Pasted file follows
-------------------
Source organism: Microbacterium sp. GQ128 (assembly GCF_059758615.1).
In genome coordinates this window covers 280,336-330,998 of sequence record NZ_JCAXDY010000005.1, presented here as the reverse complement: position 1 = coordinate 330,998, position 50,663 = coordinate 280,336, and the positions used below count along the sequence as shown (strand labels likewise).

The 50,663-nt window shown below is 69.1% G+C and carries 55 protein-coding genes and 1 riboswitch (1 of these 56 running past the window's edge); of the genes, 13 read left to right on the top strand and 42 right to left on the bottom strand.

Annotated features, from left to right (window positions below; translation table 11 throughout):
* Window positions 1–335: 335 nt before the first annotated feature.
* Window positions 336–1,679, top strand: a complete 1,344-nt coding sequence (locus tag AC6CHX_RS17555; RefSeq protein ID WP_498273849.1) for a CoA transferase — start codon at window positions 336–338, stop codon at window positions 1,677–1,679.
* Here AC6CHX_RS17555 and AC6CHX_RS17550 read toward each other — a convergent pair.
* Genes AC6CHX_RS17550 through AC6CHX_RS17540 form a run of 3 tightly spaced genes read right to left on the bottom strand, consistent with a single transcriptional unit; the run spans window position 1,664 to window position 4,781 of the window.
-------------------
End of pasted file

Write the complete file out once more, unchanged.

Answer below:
Source organism: Microbacterium sp. GQ128 (assembly GCF_059758615.1).
In genome coordinates this window covers 280,336-330,998 of sequence record NZ_JCAXDY010000005.1, presented here as the reverse complement: position 1 = coordinate 330,998, position 50,663 = coordinate 280,336, and the positions used below count along the sequence as shown (strand labels likewise).

The 50,663-nt window shown below is 69.1% G+C and carries 55 protein-coding genes and 1 riboswitch (1 of these 56 running past the window's edge); of the genes, 13 read left to right on the top strand and 42 right to left on the bottom strand.

Annotated features, from left to right (window positions below; translation table 11 throughout):
* Window positions 1–335: 335 nt before the first annotated feature.
* Window positions 336–1,679, top strand: a complete 1,344-nt coding sequence (locus tag AC6CHX_RS17555; RefSeq protein ID WP_498273849.1) for a CoA transferase — start codon at window positions 336–338, stop codon at window positions 1,677–1,679.
* Here AC6CHX_RS17555 and AC6CHX_RS17550 read toward each other — a convergent pair.
* Genes AC6CHX_RS17550 through AC6CHX_RS17540 form a run of 3 tightly spaced genes read right to left on the bottom strand, consistent with a single transcriptional unit; the run spans window position 1,664 to window position 4,781 of the window.